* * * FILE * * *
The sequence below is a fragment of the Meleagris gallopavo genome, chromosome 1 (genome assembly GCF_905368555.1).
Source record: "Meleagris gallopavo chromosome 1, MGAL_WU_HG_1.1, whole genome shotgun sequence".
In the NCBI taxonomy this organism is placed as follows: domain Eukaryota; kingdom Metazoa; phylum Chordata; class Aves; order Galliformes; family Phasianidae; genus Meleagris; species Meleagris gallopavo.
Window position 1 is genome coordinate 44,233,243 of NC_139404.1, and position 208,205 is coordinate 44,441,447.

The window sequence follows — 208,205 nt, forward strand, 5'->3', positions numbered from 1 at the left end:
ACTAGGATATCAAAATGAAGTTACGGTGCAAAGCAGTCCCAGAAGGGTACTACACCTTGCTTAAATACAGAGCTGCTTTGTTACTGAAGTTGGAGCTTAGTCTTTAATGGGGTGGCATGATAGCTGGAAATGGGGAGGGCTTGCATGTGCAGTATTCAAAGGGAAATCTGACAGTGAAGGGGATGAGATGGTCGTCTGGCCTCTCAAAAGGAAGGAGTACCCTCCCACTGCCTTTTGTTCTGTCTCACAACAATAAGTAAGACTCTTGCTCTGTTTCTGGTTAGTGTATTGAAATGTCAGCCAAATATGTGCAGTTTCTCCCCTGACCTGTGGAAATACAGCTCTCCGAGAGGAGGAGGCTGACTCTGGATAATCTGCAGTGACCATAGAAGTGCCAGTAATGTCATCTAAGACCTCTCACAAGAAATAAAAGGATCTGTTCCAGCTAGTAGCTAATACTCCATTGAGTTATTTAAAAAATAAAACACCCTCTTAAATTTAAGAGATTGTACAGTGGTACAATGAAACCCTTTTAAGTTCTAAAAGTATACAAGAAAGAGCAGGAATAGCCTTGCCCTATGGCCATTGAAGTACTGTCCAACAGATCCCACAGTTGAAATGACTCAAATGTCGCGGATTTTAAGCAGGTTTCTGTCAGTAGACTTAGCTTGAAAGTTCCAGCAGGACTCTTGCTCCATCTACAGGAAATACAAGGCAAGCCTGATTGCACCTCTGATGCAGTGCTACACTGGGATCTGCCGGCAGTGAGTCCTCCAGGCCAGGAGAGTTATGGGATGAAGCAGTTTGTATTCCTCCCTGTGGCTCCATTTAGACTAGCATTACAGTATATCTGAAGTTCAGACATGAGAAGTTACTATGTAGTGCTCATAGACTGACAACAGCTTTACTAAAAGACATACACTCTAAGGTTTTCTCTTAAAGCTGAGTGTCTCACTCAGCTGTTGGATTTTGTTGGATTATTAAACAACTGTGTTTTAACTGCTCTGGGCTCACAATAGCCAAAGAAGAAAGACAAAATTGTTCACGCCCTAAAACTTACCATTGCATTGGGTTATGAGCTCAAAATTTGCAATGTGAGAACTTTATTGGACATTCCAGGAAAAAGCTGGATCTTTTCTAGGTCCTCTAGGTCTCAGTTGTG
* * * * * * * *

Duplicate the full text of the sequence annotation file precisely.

The sequence below is a fragment of the Meleagris gallopavo genome, chromosome 1 (genome assembly GCF_905368555.1).
Source record: "Meleagris gallopavo chromosome 1, MGAL_WU_HG_1.1, whole genome shotgun sequence".
In the NCBI taxonomy this organism is placed as follows: domain Eukaryota; kingdom Metazoa; phylum Chordata; class Aves; order Galliformes; family Phasianidae; genus Meleagris; species Meleagris gallopavo.
Window position 1 is genome coordinate 44,233,243 of NC_139404.1, and position 208,205 is coordinate 44,441,447.

The window sequence follows — 208,205 nt, forward strand, 5'->3', positions numbered from 1 at the left end:
ACTAGGATATCAAAATGAAGTTACGGTGCAAAGCAGTCCCAGAAGGGTACTACACCTTGCTTAAATACAGAGCTGCTTTGTTACTGAAGTTGGAGCTTAGTCTTTAATGGGGTGGCATGATAGCTGGAAATGGGGAGGGCTTGCATGTGCAGTATTCAAAGGGAAATCTGACAGTGAAGGGGATGAGATGGTCGTCTGGCCTCTCAAAAGGAAGGAGTACCCTCCCACTGCCTTTTGTTCTGTCTCACAACAATAAGTAAGACTCTTGCTCTGTTTCTGGTTAGTGTATTGAAATGTCAGCCAAATATGTGCAGTTTCTCCCCTGACCTGTGGAAATACAGCTCTCCGAGAGGAGGAGGCTGACTCTGGATAATCTGCAGTGACCATAGAAGTGCCAGTAATGTCATCTAAGACCTCTCACAAGAAATAAAAGGATCTGTTCCAGCTAGTAGCTAATACTCCATTGAGTTATTTAAAAAATAAAACACCCTCTTAAATTTAAGAGATTGTACAGTGGTACAATGAAACCCTTTTAAGTTCTAAAAGTATACAAGAAAGAGCAGGAATAGCCTTGCCCTATGGCCATTGAAGTACTGTCCAACAGATCCCACAGTTGAAATGACTCAAATGTCGCGGATTTTAAGCAGGTTTCTGTCAGTAGACTTAGCTTGAAAGTTCCAGCAGGACTCTTGCTCCATCTACAGGAAATACAAGGCAAGCCTGATTGCACCTCTGATGCAGTGCTACACTGGGATCTGCCGGCAGTGAGTCCTCCAGGCCAGGAGAGTTATGGGATGAAGCAGTTTGTATTCCTCCCTGTGGCTCCATTTAGACTAGCATTACAGTATATCTGAAGTTCAGACATGAGAAGTTACTATGTAGTGCTCATAGACTGACAACAGCTTTACTAAAAGACATACACTCTAAGGTTTTCTCTTAAAGCTGAGTGTCTCACTCAGCTGTTGGATTTTGTTGGATTATTAAACAACTGTGTTTTAACTGCTCTGGGCTCACAATAGCCAAAGAAGAAAGACAAAATTGTTCACGCCCTAAAACTTACCATTGCATTGGGTTATGAGCTCAAAATTTGCAATGTGAGAACTTTATTGGACATTCCAGGAAAAAGCTGGATCTTTTCTAGGTCCTCTAGGTCTCAGTTGTG